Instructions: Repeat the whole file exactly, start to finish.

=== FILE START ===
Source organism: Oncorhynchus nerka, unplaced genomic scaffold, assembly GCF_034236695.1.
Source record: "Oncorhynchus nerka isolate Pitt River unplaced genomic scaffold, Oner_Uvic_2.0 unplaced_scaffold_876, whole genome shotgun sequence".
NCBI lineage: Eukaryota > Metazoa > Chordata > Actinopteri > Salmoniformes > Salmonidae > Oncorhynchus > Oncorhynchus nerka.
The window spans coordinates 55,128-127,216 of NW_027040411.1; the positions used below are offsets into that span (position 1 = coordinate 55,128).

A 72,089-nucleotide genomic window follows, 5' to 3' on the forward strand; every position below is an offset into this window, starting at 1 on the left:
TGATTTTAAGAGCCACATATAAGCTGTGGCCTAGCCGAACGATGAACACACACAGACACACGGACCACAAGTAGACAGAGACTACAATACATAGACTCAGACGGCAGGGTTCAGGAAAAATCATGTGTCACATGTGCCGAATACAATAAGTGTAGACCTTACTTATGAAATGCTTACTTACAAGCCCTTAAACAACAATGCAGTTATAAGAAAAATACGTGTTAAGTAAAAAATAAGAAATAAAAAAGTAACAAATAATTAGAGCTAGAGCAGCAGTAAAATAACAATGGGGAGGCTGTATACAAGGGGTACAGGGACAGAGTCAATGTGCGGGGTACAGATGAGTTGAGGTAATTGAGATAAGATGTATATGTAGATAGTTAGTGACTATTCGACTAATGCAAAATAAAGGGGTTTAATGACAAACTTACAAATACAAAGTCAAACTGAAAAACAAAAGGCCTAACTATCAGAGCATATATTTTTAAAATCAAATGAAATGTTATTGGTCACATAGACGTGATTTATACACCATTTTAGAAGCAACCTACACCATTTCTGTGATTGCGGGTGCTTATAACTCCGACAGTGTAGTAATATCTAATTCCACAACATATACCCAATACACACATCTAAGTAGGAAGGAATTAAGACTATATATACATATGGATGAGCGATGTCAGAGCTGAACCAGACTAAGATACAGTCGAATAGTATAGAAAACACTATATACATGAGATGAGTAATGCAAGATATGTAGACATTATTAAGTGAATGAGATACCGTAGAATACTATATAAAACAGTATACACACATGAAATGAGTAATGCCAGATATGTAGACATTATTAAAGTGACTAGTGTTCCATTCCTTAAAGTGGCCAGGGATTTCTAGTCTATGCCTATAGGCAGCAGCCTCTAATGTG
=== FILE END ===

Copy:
Source organism: Oncorhynchus nerka, unplaced genomic scaffold, assembly GCF_034236695.1.
Source record: "Oncorhynchus nerka isolate Pitt River unplaced genomic scaffold, Oner_Uvic_2.0 unplaced_scaffold_876, whole genome shotgun sequence".
NCBI lineage: Eukaryota > Metazoa > Chordata > Actinopteri > Salmoniformes > Salmonidae > Oncorhynchus > Oncorhynchus nerka.
The window spans coordinates 55,128-127,216 of NW_027040411.1; the positions used below are offsets into that span (position 1 = coordinate 55,128).

A 72,089-nucleotide genomic window follows, 5' to 3' on the forward strand; every position below is an offset into this window, starting at 1 on the left:
TGATTTTAAGAGCCACATATAAGCTGTGGCCTAGCCGAACGATGAACACACACAGACACACGGACCACAAGTAGACAGAGACTACAATACATAGACTCAGACGGCAGGGTTCAGGAAAAATCATGTGTCACATGTGCCGAATACAATAAGTGTAGACCTTACTTATGAAATGCTTACTTACAAGCCCTTAAACAACAATGCAGTTATAAGAAAAATACGTGTTAAGTAAAAAATAAGAAATAAAAAAGTAACAAATAATTAGAGCTAGAGCAGCAGTAAAATAACAATGGGGAGGCTGTATACAAGGGGTACAGGGACAGAGTCAATGTGCGGGGTACAGATGAGTTGAGGTAATTGAGATAAGATGTATATGTAGATAGTTAGTGACTATTCGACTAATGCAAAATAAAGGGGTTTAATGACAAACTTACAAATACAAAGTCAAACTGAAAAACAAAAGGCCTAACTATCAGAGCATATATTTTTAAAATCAAATGAAATGTTATTGGTCACATAGACGTGATTTATACACCATTTTAGAAGCAACCTACACCATTTCTGTGATTGCGGGTGCTTATAACTCCGACAGTGTAGTAATATCTAATTCCACAACATATACCCAATACACACATCTAAGTAGGAAGGAATTAAGACTATATATACATATGGATGAGCGATGTCAGAGCTGAACCAGACTAAGATACAGTCGAATAGTATAGAAAACACTATATACATGAGATGAGTAATGCAAGATATGTAGACATTATTAAGTGAATGAGATACCGTAGAATACTATATAAAACAGTATACACACATGAAATGAGTAATGCCAGATATGTAGACATTATTAAAGTGACTAGTGTTCCATTCCTTAAAGTGGCCAGGGATTTCTAGTCTATGCCTATAGGCAGCAGCCTCTAATGTG